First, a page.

by Mellissa Thomas
The Orlando City Hall Rotunda was filled and ready for the Metropolitan Junior Baseball League (MJBL) and Orlando Monarchs Baseball (OMB) kickoff reception Friday evening. District 6 Commissioner Samuel B. Ings, District 3 Commissioner Robert F. Stuart, and Orange County District 2 Soil and Water Conservation Supervisor Daisy Morales joined OMB coach and founder Rickie Weeks, Sr. in the celebration. Special guests also included the Metropolitan Junior Baseball League National Commissioner Michael Mayden, who congratulated Weeks and urged the audience to support the team and league. Several OMB team members and their families were present as well.
The Big Announcement
Weeks announced that Orlando will host MJBL’s Inner City Classic tournament in July, which brings minority youth players and teams from all over the country; and Bright House Networks will broadcast the event, running from July 26th to August 2nd, to “over 38 million homes.”
He also provided the audience with a brief overview of his team and its strong focus on educational excellence as a requisite for membership. “We tell the kids to have one hundred percent homework [completion], and read for an hour every day,” he emphasized. “If you read more often, the math actually becomes easier, and you learn the logistics.” He said that in OMB’s two-year run, as a result of that requisite, eighty percent of the team’s youth were excelling in honor roll programs, and five went on to college on baseball scholarships. He shared his vision of having future games broadcast regularly to highlight the talent of inner city youth, which he feels is very needed.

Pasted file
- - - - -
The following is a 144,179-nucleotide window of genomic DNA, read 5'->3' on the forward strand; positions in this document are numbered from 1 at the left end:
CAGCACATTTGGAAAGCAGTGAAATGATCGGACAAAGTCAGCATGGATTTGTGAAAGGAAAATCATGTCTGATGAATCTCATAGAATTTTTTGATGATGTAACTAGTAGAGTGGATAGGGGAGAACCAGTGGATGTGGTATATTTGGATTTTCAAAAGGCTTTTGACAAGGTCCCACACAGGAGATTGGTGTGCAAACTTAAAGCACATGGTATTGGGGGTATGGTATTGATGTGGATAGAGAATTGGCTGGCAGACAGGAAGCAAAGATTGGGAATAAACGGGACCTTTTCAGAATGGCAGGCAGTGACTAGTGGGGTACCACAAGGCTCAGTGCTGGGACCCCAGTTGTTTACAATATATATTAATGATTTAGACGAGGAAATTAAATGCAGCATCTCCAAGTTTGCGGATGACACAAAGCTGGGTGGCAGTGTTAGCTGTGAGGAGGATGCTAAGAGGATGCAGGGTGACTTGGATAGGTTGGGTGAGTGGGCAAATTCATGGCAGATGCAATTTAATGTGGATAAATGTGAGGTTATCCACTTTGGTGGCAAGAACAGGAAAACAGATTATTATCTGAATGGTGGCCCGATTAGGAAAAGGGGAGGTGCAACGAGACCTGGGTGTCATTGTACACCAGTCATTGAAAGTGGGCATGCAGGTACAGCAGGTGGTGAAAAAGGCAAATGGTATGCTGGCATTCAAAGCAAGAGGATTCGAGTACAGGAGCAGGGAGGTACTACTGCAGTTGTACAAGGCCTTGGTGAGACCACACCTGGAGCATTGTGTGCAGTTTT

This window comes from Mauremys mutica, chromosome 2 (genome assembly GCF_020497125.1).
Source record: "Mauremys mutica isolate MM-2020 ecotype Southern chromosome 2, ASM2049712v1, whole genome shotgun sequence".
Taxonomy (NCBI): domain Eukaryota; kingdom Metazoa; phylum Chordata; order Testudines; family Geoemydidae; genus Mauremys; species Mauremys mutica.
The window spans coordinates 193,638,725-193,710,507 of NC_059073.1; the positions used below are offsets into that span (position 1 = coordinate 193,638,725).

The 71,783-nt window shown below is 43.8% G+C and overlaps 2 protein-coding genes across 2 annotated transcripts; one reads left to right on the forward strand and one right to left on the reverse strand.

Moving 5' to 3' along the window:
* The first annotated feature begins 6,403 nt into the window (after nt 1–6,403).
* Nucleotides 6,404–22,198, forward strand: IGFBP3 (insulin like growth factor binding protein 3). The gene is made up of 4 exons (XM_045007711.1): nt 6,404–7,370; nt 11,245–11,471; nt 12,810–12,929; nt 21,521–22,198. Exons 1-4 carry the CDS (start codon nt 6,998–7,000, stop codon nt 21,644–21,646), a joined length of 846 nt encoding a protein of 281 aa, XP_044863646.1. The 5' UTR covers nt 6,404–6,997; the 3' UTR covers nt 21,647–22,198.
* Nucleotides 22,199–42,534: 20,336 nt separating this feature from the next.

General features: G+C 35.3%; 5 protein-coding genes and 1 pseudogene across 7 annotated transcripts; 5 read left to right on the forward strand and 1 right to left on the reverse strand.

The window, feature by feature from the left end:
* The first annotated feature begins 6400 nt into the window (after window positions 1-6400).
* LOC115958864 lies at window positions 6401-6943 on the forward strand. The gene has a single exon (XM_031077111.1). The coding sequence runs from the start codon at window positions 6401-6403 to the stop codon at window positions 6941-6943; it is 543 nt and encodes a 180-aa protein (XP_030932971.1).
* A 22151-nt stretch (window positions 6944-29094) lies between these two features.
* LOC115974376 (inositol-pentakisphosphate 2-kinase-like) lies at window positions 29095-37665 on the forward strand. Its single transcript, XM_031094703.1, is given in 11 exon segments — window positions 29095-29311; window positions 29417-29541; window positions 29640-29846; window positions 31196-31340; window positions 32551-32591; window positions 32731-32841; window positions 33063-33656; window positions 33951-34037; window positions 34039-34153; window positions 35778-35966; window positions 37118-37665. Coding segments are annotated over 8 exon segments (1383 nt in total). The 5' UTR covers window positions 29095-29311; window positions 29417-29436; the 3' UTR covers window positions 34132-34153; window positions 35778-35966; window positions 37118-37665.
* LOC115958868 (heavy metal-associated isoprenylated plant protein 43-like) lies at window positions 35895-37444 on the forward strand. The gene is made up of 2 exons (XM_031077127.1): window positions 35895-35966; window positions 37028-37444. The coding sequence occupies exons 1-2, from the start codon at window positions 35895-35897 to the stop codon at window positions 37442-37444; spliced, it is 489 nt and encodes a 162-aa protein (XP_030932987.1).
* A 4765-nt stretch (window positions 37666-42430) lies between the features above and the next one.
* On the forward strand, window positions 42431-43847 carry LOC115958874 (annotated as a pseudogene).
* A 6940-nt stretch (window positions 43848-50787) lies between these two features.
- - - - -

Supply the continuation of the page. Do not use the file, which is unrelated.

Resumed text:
Weeks in the Major Leagues
Following Coach Weeks’s speech was an intimate Q&A session with his son Jemile Weeks, who plays for the Boston Red Sox. He attended the University of Miami on a baseball scholarship and played his first Major League Baseball game with the Oakland Athletics at twenty-four years old. “It felt good to have a goal and attach yourself to that goal,” he reflected on the experience. Coach Weeks proudly added that his son graduated high school with a 4.1 GPA taking all honors courses. “So it can be done,” he added.
Jemile Weeks shared his youth baseball experience and developing a love for the game. “You learn discipline, problem solving, teamwork…” he exhorted about the game in his introduction. “Baseball teaches you so much about everyday life.”
Then came the questions. One came from a young boy in the audience who asked how Weeks was recruited to the major leagues. “My dad always had me around the game, so I was always playing and meeting different key people,” he answered. “The key is to stay visible. I always traveled to playing in tournaments across the state and the country, so by the time I played in college, talent scouts knew who I was and recruited me.”
When asked about his experience playing baseball with his father as coach, he admitted, “It was kind of tough…you know, there are different opinions, but parents are the base root. It’s important for the parents to instill the base of the sport into the child.” He then encouraged the children in the audience accordingly to trust and obey their parents.
One of the parents then asked his take on keeping a child motivated if he’s discouraged or ready to give up. “It’s very important that you listen to your child,” he gently advised. “If you see that he’s not really passionate about it, maybe baseball is not for him. But find out what he does like. It could be basketball, art, music…But find out what he enjoys and support him.”
Another young boy asked Weeks what position he played on the field and why he chose it, to which he replied and revealed he is now a versatile player. He began as a short stop in his youth, but once he reached college, the team already had a short stop, so he became a second baseman, which he remained until very recently. For the Boston Red Sox, he now plays multiple positions: short stop, second baseman, and third baseman.
Coach Weeks, who also has his other son, Rickie Weeks, playing for the Seattle Mariners, ended the evening with a strong caution for both the youth in the audience and their parents. “You don’t have opportunities unless the parents provide it for you. And to get opportunities, you need favor.” He explained the factors that affect favor: the way a child carries himself, the way he respects others, and how he performs academically. “Stay encouraged,” he concluded. “You can do it, and we can do it together.”